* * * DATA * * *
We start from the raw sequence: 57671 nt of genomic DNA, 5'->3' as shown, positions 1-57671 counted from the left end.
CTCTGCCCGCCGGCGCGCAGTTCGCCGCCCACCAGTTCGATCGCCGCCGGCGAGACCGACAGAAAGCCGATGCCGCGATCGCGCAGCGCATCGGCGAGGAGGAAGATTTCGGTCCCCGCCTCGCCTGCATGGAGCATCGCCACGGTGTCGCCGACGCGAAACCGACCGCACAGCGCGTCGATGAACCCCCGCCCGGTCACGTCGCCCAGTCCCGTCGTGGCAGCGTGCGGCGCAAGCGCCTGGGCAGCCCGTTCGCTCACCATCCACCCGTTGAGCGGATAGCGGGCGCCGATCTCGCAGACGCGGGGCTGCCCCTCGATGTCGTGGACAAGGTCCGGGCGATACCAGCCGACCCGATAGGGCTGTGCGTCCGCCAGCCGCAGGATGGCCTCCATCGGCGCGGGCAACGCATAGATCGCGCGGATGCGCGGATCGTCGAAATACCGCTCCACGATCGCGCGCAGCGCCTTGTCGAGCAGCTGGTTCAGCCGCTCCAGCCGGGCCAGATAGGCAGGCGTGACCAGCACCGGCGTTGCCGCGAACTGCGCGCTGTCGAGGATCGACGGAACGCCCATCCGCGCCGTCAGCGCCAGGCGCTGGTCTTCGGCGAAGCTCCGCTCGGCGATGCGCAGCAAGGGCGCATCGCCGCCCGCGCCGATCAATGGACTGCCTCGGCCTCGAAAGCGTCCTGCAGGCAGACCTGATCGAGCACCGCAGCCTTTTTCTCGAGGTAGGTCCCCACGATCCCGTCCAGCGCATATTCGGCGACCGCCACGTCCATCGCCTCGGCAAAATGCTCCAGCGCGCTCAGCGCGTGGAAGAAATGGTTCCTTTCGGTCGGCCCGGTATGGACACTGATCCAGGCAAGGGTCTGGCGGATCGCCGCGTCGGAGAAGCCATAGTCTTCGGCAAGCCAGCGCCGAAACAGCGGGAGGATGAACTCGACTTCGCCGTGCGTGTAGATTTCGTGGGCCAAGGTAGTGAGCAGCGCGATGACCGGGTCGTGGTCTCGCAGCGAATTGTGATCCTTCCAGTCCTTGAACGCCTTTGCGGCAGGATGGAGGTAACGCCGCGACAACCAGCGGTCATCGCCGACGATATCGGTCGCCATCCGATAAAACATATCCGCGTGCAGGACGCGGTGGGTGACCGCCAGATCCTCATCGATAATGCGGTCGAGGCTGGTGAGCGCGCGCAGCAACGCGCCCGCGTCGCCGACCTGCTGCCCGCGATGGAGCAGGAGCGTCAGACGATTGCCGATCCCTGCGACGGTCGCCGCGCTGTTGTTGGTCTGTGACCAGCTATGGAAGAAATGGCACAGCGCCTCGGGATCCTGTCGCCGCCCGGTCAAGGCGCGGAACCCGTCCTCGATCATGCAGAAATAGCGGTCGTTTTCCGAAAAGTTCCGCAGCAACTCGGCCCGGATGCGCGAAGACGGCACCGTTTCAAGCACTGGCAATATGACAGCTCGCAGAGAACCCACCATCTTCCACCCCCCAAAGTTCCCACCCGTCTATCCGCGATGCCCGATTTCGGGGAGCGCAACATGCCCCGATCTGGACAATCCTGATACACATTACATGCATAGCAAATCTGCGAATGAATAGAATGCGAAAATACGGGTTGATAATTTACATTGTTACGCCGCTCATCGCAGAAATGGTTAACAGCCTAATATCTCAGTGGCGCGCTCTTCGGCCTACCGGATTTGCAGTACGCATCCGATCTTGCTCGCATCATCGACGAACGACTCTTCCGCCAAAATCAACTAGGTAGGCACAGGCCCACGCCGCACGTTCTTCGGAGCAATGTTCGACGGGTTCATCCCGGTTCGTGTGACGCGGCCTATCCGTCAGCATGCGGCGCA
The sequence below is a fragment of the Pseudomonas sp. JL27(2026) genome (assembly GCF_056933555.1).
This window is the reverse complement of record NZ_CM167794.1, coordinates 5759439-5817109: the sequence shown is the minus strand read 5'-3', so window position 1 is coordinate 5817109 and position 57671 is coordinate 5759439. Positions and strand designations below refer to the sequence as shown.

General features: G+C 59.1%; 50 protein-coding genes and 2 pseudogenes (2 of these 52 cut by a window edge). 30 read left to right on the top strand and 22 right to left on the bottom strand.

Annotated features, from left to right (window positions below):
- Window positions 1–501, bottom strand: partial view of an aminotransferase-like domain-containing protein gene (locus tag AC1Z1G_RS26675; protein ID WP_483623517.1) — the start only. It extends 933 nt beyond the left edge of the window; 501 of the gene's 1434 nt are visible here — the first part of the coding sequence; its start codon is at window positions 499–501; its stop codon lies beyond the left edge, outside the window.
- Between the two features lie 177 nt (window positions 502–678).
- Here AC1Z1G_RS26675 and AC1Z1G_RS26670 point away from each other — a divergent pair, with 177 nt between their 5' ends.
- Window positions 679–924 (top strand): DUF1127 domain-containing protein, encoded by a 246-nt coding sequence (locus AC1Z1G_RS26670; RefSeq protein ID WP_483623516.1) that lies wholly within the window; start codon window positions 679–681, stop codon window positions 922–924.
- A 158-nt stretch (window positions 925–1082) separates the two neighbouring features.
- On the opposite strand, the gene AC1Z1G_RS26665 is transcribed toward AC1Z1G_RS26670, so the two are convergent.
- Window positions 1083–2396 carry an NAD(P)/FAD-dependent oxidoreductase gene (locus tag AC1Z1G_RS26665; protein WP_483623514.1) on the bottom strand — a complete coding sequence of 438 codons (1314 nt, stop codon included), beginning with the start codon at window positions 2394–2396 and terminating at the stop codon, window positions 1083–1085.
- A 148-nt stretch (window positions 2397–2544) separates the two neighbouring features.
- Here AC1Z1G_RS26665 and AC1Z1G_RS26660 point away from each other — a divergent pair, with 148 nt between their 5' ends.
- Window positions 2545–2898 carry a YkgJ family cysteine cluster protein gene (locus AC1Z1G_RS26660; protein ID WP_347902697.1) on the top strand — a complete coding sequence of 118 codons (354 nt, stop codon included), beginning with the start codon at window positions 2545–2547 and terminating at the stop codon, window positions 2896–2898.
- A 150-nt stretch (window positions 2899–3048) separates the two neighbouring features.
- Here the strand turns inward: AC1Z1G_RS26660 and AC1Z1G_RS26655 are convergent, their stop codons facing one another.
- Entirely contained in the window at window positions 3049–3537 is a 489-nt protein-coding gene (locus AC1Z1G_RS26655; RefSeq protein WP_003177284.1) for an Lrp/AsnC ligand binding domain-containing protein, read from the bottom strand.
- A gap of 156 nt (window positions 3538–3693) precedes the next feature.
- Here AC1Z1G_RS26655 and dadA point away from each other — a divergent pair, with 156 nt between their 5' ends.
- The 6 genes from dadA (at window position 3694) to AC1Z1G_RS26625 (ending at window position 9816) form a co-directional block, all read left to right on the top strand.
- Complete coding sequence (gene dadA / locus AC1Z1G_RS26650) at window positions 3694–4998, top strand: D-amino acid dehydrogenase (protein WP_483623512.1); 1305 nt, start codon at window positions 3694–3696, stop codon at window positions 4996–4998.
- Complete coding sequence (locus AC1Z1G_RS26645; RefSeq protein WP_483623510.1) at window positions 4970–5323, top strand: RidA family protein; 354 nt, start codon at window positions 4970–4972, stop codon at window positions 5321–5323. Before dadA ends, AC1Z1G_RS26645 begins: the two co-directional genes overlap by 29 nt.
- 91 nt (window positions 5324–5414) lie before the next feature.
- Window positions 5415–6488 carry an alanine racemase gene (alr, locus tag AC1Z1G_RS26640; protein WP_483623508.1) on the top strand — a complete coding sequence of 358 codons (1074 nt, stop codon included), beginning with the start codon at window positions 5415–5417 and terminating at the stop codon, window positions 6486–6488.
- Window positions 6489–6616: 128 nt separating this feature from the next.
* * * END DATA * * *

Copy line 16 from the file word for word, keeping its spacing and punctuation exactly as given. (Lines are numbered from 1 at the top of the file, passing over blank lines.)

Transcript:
- Window positions 2545–2898 carry a YkgJ family cysteine cluster protein gene (locus AC1Z1G_RS26660; protein ID WP_347902697.1) on the top strand — a complete coding sequence of 118 codons (354 nt, stop codon included), beginning with the start codon at window positions 2545–2547 and terminating at the stop codon, window positions 2896–2898.